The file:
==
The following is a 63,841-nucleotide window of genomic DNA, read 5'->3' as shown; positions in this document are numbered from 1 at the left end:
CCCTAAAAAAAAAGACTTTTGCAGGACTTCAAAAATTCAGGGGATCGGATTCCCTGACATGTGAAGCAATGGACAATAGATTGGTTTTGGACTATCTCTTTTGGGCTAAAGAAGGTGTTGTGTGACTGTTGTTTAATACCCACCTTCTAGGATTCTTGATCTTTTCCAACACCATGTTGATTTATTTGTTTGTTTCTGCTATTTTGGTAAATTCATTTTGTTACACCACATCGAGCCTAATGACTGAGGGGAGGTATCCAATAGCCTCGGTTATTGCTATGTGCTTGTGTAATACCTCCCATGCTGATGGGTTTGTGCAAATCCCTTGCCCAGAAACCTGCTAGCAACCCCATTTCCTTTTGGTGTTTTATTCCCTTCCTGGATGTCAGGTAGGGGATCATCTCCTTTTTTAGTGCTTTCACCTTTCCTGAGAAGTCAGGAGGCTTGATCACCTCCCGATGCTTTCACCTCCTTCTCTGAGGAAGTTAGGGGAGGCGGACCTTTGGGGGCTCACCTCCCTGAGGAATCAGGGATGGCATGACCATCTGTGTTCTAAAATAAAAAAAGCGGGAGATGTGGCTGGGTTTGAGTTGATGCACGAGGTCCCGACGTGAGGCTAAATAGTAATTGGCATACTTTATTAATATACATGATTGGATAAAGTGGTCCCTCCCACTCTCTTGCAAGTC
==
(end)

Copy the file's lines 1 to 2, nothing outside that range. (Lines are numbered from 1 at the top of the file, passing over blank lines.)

The following is a 63,841-nucleotide window of genomic DNA, read 5'->3' as shown; positions in this document are numbered from 1 at the left end:
CCCTAAAAAAAAAGACTTTTGCAGGACTTCAAAAATTCAGGGGATCGGATTCCCTGACATGTGAAGCAATGGACAATAGATTGGTTTTGGACTATCTCTTTTGGGCTAAAGAAGGTGTTGTGTGACTGTTGTTTAATACCCACCTTCTAGGATTCTTGATCTTTTCCAACACCATGTTGATTTATTTGTTTGTTTCTGCTATTTTGGTAAATTCATTTTGTTACACCACATCGAGCCTAATGACTGAGGGGAGGTATCCAATAGCCTCGGTTATTGCTATGTGCTTGTGTAATACCTCCCATGCTGATGGGTTTGTGCAAATCCCTTGCCCAGAAACCTGCTAGCAACCCCATTTCCTTTTGGTGTTTTATTCCCTTCCTGGATGTCAGGTAGGGGATCATCTCCTTTTTTAGTGCTTTCACCTTTCCTGAGAAGTCAGGAGGCTTGATCACCTCCCGATGCTTTCACCTCCTTCTCTGAGGAAGTTAGGGGAGGCGGACCTTTGGGGGCTCACCTCCCTGAGGAATCAGGGATGGCATGACCATCTGTGTTCTAAAATAAAAAAAGCGGGAGATGTGGCTGGGTTTGAGTTGATGCACGAGGTCCCGACGTGAGGCTAAATAGTAATTGGCATACTTTATTAATATACATGATTGGATAAAGTGGTCCCTCCCACTCTCTTGCAAGTC